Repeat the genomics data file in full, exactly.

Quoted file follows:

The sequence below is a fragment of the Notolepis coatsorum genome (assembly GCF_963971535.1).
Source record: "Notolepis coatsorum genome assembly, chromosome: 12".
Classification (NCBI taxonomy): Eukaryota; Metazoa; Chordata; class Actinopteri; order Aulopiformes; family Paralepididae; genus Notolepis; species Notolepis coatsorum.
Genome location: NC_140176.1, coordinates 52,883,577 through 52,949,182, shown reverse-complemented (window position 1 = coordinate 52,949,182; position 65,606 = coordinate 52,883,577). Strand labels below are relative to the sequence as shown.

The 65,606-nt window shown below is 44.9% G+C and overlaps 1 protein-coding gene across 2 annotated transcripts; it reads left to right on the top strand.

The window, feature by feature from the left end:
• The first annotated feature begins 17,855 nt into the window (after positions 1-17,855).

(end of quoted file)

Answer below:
The sequence below is a fragment of the Notolepis coatsorum genome (assembly GCF_963971535.1).
Source record: "Notolepis coatsorum genome assembly, chromosome: 12".
Classification (NCBI taxonomy): Eukaryota; Metazoa; Chordata; class Actinopteri; order Aulopiformes; family Paralepididae; genus Notolepis; species Notolepis coatsorum.
Genome location: NC_140176.1, coordinates 52,883,577 through 52,949,182, shown reverse-complemented (window position 1 = coordinate 52,949,182; position 65,606 = coordinate 52,883,577). Strand labels below are relative to the sequence as shown.

The 65,606-nt window shown below is 44.9% G+C and overlaps 1 protein-coding gene across 2 annotated transcripts; it reads left to right on the top strand.

The window, feature by feature from the left end:
• The first annotated feature begins 17,855 nt into the window (after positions 1-17,855).